Gimme Your Answers 2: An Interview w/ Ex Cops

Ex Cops
Photo by Don Stahl

“I don’t want to listen to the old and angry man who’s an indie blogger with beard. He can fuck himself. I care about what the fans think.” — Amalie Bruun


While on tour with Dum Dum Girls in support of their latest album Daggers, indie-rock duo Ex Cops took the time to catch up with A Music Blog, Yea?. Read our interview below, as we got cozy with the band’s Amalie Bruun and Brian Harding in the back of their tour van to discuss working with Billy Corgan, going to a wrestling match, annoying hecklers, and internet trolls. Daggers is out now on Downtown Records and is available for purchase here.

Alicia: You soon release your new record Daggers, congratulations on that! What was the experience like recording this new album?

Amalie Bruun: It was a long process – I live in Denmark and wrote some stuff and Brian lives in upstate New York and he wrote some stuff and afterwards we came together and wrote some stuff. Magically, we got Billy Corgan involved and went to Chicago with him and started to record demos there. We spent a month in LA afterwards to record all of these demos and we also did two songs there with Ariel Pink and this girl LP who is a great singer.

Alicia: I’ve interviewed her before and she’s great.

Amalie Bruun: She’s wonderful.

Alicia: Recording with Billy came around by speaking with your label and jokingly saying, “wouldn’t it be cool to get Billy Corgan to play with us”.

Brian Harding: Yea, we were joking in a good way and wishing that we could do it.

Alicia: And the next thing you knew, you had his number in your hands. What was it like working with him?

Amalie Bruun: We called him on speakerphone, Brian and I, and one of the first things he asked us was “Do you guys want to be a Pitchfork band or do you want to be a big pop band?” We replied saying we want to be big [laughs]. He then replied, “Okay, we can talk”.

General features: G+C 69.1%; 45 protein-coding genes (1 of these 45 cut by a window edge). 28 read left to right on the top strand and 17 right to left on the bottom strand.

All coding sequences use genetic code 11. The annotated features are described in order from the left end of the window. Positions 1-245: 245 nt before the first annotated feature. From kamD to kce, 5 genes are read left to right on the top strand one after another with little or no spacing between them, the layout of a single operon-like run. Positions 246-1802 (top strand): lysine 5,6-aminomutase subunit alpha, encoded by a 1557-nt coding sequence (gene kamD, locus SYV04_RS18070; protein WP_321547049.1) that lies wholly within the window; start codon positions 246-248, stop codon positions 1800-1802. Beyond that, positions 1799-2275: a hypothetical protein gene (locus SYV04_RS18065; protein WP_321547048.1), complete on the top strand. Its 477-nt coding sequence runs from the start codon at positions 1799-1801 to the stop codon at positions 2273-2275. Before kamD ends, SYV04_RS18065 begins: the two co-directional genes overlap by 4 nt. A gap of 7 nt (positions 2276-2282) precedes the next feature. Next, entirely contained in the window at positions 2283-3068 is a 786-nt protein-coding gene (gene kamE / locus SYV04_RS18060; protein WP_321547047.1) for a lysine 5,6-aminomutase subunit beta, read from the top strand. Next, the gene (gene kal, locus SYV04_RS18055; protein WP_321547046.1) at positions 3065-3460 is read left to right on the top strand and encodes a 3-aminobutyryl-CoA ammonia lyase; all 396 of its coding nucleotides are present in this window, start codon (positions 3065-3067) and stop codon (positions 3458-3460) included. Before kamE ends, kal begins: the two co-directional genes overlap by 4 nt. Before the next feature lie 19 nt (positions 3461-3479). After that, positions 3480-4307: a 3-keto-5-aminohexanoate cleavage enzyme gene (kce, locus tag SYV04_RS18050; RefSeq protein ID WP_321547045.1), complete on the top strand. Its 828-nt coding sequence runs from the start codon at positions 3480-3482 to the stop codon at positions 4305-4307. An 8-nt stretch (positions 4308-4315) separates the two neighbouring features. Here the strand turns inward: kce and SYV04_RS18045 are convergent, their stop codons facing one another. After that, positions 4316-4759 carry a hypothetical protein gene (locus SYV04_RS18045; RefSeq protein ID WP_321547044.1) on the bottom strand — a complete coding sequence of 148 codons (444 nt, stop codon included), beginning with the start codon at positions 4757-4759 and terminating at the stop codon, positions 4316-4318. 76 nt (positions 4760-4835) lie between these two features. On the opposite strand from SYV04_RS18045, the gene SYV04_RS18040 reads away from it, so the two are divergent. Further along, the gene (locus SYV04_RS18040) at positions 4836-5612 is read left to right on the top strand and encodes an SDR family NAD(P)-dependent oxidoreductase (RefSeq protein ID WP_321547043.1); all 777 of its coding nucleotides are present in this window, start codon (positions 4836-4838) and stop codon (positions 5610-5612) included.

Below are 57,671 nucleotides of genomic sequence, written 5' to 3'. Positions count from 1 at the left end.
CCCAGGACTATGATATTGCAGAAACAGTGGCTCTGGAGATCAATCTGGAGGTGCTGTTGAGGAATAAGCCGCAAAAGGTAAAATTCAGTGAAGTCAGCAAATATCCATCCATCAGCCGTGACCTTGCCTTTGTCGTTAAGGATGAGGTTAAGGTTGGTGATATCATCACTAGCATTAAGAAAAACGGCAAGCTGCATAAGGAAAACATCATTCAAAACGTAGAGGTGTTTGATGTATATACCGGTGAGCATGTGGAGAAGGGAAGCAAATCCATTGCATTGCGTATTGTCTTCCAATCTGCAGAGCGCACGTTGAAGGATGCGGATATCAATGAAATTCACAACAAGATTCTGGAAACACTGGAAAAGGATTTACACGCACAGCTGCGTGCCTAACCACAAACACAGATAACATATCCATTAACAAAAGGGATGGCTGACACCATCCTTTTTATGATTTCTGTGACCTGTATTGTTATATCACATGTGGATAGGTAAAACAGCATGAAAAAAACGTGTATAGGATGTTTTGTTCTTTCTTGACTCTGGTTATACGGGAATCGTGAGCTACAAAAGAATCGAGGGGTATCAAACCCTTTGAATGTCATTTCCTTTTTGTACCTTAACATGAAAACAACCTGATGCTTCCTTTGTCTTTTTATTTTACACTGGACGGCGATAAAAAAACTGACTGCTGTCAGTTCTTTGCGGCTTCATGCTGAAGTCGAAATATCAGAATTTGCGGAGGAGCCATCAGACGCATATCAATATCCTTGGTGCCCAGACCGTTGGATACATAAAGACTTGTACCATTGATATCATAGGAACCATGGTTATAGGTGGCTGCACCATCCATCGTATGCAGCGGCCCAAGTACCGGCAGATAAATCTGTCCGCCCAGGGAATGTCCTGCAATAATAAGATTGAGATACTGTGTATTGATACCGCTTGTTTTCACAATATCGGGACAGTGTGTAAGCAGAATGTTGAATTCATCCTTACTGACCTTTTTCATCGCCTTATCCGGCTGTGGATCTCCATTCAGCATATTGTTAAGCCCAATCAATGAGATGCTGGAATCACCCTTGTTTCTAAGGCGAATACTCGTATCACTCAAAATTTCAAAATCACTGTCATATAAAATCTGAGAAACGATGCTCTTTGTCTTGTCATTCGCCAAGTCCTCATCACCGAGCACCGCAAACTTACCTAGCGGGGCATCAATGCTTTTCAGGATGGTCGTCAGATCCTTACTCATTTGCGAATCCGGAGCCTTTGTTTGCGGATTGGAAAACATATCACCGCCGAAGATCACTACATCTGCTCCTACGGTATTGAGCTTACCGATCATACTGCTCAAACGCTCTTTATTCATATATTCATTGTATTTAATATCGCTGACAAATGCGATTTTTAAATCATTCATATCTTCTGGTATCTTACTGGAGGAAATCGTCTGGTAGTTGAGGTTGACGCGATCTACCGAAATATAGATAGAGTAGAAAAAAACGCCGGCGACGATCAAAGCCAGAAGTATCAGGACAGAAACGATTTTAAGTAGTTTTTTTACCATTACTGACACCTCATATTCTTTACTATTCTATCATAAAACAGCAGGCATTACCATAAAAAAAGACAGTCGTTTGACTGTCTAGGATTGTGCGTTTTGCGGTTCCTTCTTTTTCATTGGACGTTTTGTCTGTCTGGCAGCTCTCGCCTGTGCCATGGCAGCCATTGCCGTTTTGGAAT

Brian Harding: We saw him last week and we were discussing how a hit is a hit and how people want to hear a universal song that they love.

Amalie Bruun: We like good writing.

Brian Harding: Not just the flavor of the month thing that we see happening – we want to write timeless pop songs.

Alicia: When you found out that you were going to be working with Billy, did you initially think that things would run as smoothly as they did?

Amalie Bruun: No [laughs]. I don’t know much about Billy, other than what I know now as a friend. All I really knew was that he’s been known to be an intense personality, but after getting to know him, he’s a very warm person and the recording process was also very personal and warm. It was truly like playing with a friend.

Yaz: Did he take you to a wrestling match?

Brian Harding: He did.

Amalie Bruun: Our first one.

Yaz: He’s so passionate about that so we figured he might have taken you both. He bought a federation now, didn’t he?

Brian Harding: Yes, Resistance Pro Wrestling. He’s really passionate about it.

Yaz: We always kid about how they’re the best one-take actors in the world.

Brian Harding: It’s amazing.

Amalie Bruun: When we went to a match, it was so crazy; everything was over the top with the outfits and the fans.

Brian Harding: The fans were crazy, but it was amazing to see because people were there with their families and no one was getting drunk or cursing or yelling. The art form was fun.

Amalie Bruun: My mom is a psychologist and I remember telling her about the show and how fun it was, but how some people think it’s ridiculous. I like black metal and think a lot of people think it’s kind of ridiculous as well… with the corpses and big axes…

AMBY and Ex Cops: [laughs]

Amalie Bruun: I don’t think it’s ridiculous though because it really speaks to my heart. The same goes with wrestling to other people.